2 year-old male with no PMHx is brought to the ED for intermittent abdominal pain for the past two days. Mom notes that the child will crouch down into a ball when he has pain, which only lasts for a few minutes at a time. He has decreased solid food intake but no vomiting or diarrhea and is otherwise well. Vitals and physical exam are unremarkable. The ultrasound is shown below…what’s the diagnosis?
Lauren Murphy, MD
A 42 year-old female presents with HTN, DM, and obesity 4 days of abdominal pain. The pain is worsened by eating and associated with nausea; her vitals are within normal limits and she is afebrile. What's the diagnosis?
Answer: False. Infants present with non-bilious vomiting
Diagnosis: Pyloric Stenosis
Pathology: Pyloric stenosis is hypertrophy and hyperplasia of the pylorus with a multifactorial inheritance in families. The incidence is 5/1000 births in males and 2/1000 births in females. It is therefore more common in males; it is also more common in first-born infants, and in Caucasian infants.
Case: A six week-old previously healthy, term infant via vaginal birth is brought to pediatric ED for repeated episodes of vomiting over a one week period. Vomiting occurs 20-30 min following every episode of feeding and is described as projectile. Parents note decreased urine output over the past two days. Patient is noted to be hungry following vomiting episodes
Case: A 2 year-old male with no significant PMH is brought to the Emergency Department by his mother for intermittent abdominal pain for the past two days. Mom notes that the child will crouch down into a ball when he has pain, which lasts only a few minutes at a time. He has decreased solid food intake but no vomiting or diarrhea and is otherwise well.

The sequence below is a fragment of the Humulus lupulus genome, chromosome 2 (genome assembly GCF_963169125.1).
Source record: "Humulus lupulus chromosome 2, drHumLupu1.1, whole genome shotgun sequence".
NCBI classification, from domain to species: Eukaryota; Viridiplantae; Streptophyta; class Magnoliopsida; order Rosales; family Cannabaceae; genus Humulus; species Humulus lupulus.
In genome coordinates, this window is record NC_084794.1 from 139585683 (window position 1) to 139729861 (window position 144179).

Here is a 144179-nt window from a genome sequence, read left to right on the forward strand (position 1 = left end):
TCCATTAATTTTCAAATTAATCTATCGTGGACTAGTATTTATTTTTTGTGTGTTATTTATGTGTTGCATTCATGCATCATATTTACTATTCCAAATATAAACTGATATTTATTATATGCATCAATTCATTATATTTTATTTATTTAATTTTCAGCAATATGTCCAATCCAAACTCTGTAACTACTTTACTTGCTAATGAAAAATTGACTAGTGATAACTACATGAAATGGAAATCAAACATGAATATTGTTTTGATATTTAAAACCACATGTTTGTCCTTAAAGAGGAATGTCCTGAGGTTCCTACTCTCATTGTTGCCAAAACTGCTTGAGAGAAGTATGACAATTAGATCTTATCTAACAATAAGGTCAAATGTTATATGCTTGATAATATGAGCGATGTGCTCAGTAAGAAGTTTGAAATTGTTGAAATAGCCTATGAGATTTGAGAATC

Case: A 74 yo male patient with a PMH significant for rectal carcincoma (s/p chemotherapy and radiation; refused surgery) arrives with chief complaint of rectal pain and general malaise for two week duration. He notes urinary and fecal incontinence over this same time period. He also notes intermittent fevers.
Case: A 42 year old female patient with a past medical history significant for diabetes, obesity and hypertension presents to the ED with chief complaint of 4 days of abdominal pain.
Case: 55 year old female with unknown medical history presents to the Emergency Department by EMS after having a seizure. Prior to the seizure the patient was found "acting strangely" and agitated outside on her street. Patient had a witnessed seizure after police arrived.